The 7.35 KW S1 3 phase motor is no joke. It’s quiet, starts quickly, stops quickly, and hasn’t batted an eye at anything I’ve thrown at it. No wood has a chance of survival after entering beyond the kick-back teeth of the Format-4 Exact 63. From there, the suspended spiral tooth infeed roller won’t let go. The segmented pressure beam keeps even pressure on the roughest of boards, holding them down flat, and keeping them traveling straight into the cutter block. The Silent-POWER spiral cutter block shaves off such a perfect layer of wood, local barbers weep. The sand-blasted outfeed roller keeps the wood in place and traveling forward without ever wearing down. The SECOND sand-blasted outfeed roller lays down its life to prevent snipe. The wood has been born again.

Hood Open

Hood Open

Access to the entire thicknessing unit is very convenient. The whole top of the machine flips up like the trunk of a sedan. Once open, I’m immediately impressed by the size of the Silent-POWER cutter block. Two of the reasons I went with the Format-4 Planer instead of the Felder line was the weight of the machine and the size of the cutter block. Still, knowing it’s large is very different than seeing its size inperson. The Silent-POWER cutter block receives power via serpentine belt, and the chain driven infeed/outfeed rollers are all rock-solid. The build quality of this machine is absolutely unmistakable under the hood.

Shhhh… We’re Planing in Here

I would like to take a moment here to personally thank Richard Williams. I went into this transaction expecting to own a couple Tersa cutter blocks, but instead, I listened to his advice and ultimately decided on the Silent-POWER cutter blocks. I’ve owned many spiral heads from many different manufacturers and have had good experiences overall, but rotating the square knives can be so time-consuming. Planers/Jointers are dimensioning machines, hence you shouldn’t expect finish-ready results by any stretch. Some certainly leave less sanding work than others.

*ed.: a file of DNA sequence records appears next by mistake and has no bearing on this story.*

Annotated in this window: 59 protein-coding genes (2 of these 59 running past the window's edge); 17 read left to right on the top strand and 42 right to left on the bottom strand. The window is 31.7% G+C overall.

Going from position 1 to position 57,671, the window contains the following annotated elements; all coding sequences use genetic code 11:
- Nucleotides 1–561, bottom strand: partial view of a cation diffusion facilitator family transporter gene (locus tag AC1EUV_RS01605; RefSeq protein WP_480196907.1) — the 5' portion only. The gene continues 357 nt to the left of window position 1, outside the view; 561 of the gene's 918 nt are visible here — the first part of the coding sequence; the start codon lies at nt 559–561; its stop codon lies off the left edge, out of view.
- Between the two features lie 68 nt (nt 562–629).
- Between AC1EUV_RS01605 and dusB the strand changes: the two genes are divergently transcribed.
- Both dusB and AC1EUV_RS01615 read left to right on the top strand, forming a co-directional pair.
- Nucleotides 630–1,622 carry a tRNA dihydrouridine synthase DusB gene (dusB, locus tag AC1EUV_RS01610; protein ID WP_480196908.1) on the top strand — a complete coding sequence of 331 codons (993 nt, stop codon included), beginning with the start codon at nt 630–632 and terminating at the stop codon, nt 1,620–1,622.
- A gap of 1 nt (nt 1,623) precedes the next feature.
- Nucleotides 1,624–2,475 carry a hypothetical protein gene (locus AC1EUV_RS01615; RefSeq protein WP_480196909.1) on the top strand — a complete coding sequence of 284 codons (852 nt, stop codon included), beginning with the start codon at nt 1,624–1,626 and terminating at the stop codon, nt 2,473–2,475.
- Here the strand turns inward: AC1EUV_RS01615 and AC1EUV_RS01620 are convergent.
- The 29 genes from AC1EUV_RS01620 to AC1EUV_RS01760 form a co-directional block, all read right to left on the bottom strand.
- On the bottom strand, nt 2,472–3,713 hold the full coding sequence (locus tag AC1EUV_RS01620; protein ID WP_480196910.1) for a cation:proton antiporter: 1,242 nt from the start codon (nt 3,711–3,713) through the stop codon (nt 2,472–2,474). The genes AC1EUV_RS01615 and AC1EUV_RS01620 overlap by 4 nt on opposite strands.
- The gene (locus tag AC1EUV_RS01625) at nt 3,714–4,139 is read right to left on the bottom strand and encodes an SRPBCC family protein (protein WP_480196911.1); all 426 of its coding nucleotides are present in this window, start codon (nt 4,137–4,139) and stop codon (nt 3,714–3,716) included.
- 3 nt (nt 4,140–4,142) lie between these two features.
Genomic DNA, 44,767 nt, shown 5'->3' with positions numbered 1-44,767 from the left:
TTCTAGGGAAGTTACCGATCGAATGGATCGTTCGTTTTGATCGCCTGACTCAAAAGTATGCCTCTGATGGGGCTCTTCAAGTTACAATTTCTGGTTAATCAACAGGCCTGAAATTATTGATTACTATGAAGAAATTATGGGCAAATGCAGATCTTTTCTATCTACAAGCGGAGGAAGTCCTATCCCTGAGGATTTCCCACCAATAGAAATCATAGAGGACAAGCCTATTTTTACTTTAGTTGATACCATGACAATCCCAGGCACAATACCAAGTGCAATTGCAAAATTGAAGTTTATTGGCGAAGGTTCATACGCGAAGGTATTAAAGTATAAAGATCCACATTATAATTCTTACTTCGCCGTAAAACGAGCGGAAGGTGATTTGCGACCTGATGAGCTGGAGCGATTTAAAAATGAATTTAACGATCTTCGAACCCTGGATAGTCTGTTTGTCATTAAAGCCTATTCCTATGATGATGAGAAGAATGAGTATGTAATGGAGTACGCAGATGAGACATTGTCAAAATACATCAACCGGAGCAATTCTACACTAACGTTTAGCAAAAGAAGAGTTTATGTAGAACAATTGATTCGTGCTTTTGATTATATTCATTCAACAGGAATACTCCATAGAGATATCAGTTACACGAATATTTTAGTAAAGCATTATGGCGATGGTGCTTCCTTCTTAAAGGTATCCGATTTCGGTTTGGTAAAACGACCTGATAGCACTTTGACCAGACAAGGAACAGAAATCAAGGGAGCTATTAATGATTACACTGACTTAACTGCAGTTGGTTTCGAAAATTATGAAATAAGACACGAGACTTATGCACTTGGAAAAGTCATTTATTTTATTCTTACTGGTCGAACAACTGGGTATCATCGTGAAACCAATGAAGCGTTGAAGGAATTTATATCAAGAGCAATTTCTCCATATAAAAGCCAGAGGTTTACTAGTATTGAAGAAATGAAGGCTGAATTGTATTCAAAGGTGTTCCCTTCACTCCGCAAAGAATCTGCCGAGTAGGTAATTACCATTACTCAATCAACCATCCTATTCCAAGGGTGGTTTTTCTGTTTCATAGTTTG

Silent-Power Cutterblock

Silent-Power Cutterblock

Silent-Power Over Spiral

Good spiral heads leave faint channels down the face of the wood. These channels tend to be easier to sand out than chatter from straight knife heads. Even with the proper setup tools, straight knives are hard to get perfectly even. The Tersa system is a straight knife cutterblock that is self indexing, so the blades end up in perfect alignment every time. And here’s the bigger selling point: it only takes about 30 seconds to change knives out. I watched my friend do this on his Martin machine and my face kind of drooped as I recalled my little bucket of solvent, removing the sappy residue from the spiral knives I had recently rotated.


Segmented Pressure Bar (top)

Segmented Pressure Bar (top)

In all fairness, he acknowledges the Tersa knives don’t last as long as he was pitched. At the same time, the change out is quick and the cut is pretty smooth. In addition, it is loud and some of his long “chips” stick on the screws in his dust collection ducting. Hearing Richard’s counterpoints about how infrequent I truly have to rotate the knives and how quiet and clean the cut is on the Silent-POWER proprietary cutter block, swayed me back in that direction.

Not only do the knives index at an angle, so they slice the wood rather than chop it, the knives themselves have a slight bevel to minimize the channeling effect of traditional spiral cutter blocks. The results are tear free and about the cleanest I’ve seen from any cutterhead. I’m sure this is also part of the machine design as a whole, but the Silent-POWER cutter block’s chip-ejection is superior. They’re picked up so cleanly that I rarely see spillage around the machine. Cheers, Rich! I love it.

Final Thoughts on the Format-4 Exact 63

Planer Bed

Planer Bed

If the table saw is the heart of a wood shop, the thickness planer is its main artery. I’m very happy with my Format-4 Exact 63 purchase, this is definitely a forever machine. The design, features, build quality, customer service, and most importantly, performance have all surpassed my expectations. My production times have decreased, hence better efficiency. As business owners, we love this. Most important, my results are more consistent, and I absolutely trust the Exact 63 to be a nonstop workhorse. Hell, the place looks more professional too!

To learn more about the Format-4 Exact 63, click here.

exact 63 stock photo